Lansing Man

From Wikipedia, the free encyclopedia
Jump to: navigation, search

Lansing Man is the name commonly given to a collection of human remains dug up near Lansing, Kansas in 1902. The remains were found in the process of digging a cellar tunnel for fruit storage on the farm of Martin Concannon. The human remains found were a child's lower mandible, shards of a skull, and various fragments of an adult male. After the remains had undergone further investigation, it was discovered that the skull found was similar to that of Native Americans that previously inhabited the region before Mr. Concannon's farm.

The geological strata in which the remains lay was dated to anywhere between 10,000 and 35,000 years old, predating the last ice age. However, the significance of the remains was dismissed by most archaeologists, not many years after its discovery, on the grounds that they were essentially identical to those of the modern humans indigenous to the region and probably buried intentionally—and therefore (since many scientists were unwilling to accept the idea that there had been so little evolutionary change in the intervening millennia) the remains were assumed by most not to be as old as the strata in which they were buried. Carbon-14 testing revealed that the remains dates to the period of 2660 to 5020 B.C.[1]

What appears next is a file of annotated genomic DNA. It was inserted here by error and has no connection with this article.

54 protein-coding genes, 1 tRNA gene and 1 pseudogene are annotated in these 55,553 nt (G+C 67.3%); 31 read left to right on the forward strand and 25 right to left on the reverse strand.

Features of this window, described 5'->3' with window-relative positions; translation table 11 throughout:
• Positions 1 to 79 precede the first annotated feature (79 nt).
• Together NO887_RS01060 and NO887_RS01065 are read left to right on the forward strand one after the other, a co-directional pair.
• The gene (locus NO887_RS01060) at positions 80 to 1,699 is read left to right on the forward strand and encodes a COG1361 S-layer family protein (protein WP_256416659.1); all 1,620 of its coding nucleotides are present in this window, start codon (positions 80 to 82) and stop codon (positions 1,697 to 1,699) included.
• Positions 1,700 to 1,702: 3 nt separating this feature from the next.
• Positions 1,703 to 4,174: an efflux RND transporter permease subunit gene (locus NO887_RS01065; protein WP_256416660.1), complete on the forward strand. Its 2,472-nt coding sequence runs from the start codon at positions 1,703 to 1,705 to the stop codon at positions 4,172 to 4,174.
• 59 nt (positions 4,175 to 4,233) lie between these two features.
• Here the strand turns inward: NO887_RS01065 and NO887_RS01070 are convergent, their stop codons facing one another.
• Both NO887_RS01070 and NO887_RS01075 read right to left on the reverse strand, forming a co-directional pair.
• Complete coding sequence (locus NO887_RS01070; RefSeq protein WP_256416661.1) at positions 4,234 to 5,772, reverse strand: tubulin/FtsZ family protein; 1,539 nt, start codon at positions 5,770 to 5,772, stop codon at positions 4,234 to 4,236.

Currently the Lansing Man belongs to a curator of the Kansas City Museum, Mr. Long, whom had the remains carefully refurbished and placed in the United States National Museum.

See also[edit]


  1. ^ Bass, William M. (1973). "Lansing man: A half century later" (ABSTRACT). American Journal of Physical Anthropology 38 (1): 99–104. doi:10.1002/ajpa.1330380124. PMID 4345344. 

External links[edit]